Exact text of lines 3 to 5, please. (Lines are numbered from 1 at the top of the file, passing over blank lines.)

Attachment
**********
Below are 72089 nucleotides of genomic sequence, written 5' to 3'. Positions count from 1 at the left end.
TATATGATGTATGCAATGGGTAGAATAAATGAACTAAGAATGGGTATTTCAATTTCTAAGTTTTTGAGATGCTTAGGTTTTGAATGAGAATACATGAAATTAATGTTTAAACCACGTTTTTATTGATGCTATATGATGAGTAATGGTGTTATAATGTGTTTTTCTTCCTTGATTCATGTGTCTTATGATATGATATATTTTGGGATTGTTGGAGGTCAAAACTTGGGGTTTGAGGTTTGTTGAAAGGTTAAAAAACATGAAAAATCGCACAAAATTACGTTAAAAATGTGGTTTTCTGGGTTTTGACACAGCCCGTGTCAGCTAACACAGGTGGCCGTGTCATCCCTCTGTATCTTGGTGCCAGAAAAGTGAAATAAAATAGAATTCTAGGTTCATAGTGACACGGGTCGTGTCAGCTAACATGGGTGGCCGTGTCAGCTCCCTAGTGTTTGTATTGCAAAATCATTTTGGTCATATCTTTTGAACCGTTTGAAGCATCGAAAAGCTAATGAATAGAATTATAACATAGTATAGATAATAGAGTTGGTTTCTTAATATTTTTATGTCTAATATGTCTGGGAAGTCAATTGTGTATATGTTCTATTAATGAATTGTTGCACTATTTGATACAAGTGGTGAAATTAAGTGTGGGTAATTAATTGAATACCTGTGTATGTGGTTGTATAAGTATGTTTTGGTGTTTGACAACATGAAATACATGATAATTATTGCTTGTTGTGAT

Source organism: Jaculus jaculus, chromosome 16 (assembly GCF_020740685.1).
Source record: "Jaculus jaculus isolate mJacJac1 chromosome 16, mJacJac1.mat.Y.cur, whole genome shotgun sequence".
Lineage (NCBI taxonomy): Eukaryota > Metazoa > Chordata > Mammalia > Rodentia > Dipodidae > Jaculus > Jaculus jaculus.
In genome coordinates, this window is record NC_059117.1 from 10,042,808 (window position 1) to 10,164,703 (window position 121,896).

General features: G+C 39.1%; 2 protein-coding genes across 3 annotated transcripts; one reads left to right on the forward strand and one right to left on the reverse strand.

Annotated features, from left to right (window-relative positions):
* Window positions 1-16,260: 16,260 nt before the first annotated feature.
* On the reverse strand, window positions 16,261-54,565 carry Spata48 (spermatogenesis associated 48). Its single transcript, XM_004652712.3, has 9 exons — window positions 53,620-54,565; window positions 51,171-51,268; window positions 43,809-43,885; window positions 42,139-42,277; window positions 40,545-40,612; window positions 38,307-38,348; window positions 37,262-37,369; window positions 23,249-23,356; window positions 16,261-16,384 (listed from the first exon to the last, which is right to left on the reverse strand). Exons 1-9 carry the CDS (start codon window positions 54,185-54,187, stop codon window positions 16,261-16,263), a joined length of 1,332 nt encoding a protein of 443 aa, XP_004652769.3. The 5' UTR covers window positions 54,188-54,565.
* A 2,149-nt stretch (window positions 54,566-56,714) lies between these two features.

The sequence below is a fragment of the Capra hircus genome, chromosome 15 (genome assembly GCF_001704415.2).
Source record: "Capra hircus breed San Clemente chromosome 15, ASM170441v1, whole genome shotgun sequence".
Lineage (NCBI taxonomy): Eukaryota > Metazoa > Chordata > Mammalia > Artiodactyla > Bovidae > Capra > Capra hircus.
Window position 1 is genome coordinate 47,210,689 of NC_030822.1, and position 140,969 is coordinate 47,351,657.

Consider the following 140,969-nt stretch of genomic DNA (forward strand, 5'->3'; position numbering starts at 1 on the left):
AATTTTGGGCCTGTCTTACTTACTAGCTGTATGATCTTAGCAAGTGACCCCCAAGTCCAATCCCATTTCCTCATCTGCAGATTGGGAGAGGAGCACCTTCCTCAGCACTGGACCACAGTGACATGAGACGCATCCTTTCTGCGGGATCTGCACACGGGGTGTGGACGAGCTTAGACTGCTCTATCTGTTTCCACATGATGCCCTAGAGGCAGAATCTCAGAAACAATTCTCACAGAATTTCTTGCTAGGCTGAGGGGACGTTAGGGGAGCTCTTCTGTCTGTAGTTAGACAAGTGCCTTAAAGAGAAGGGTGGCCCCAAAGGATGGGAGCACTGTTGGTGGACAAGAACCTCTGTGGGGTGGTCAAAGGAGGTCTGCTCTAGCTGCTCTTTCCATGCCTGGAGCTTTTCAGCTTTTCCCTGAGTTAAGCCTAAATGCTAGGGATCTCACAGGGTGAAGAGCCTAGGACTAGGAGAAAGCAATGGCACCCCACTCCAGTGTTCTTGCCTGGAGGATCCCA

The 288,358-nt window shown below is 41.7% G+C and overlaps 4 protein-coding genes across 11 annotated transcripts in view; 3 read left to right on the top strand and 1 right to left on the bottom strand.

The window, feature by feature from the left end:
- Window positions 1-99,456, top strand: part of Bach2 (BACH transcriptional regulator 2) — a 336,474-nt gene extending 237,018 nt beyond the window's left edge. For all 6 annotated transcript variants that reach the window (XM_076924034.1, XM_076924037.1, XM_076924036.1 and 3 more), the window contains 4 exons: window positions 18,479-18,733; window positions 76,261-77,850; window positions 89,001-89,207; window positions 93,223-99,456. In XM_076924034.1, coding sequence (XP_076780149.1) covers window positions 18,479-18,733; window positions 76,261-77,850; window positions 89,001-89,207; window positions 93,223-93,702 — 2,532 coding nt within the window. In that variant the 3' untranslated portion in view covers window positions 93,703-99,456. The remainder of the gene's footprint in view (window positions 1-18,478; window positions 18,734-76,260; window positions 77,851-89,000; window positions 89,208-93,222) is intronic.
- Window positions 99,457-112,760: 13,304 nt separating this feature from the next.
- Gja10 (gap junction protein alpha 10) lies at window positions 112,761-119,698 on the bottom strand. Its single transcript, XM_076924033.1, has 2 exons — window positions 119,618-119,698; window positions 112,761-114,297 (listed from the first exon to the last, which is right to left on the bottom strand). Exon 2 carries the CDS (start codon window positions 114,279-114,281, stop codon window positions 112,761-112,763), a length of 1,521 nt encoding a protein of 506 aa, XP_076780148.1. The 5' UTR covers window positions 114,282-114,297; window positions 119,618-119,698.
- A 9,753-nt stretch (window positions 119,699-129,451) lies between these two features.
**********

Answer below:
Source organism: Jaculus jaculus, chromosome 16 (assembly GCF_020740685.1).
Source record: "Jaculus jaculus isolate mJacJac1 chromosome 16, mJacJac1.mat.Y.cur, whole genome shotgun sequence".
Lineage (NCBI taxonomy): Eukaryota > Metazoa > Chordata > Mammalia > Rodentia > Dipodidae > Jaculus > Jaculus jaculus.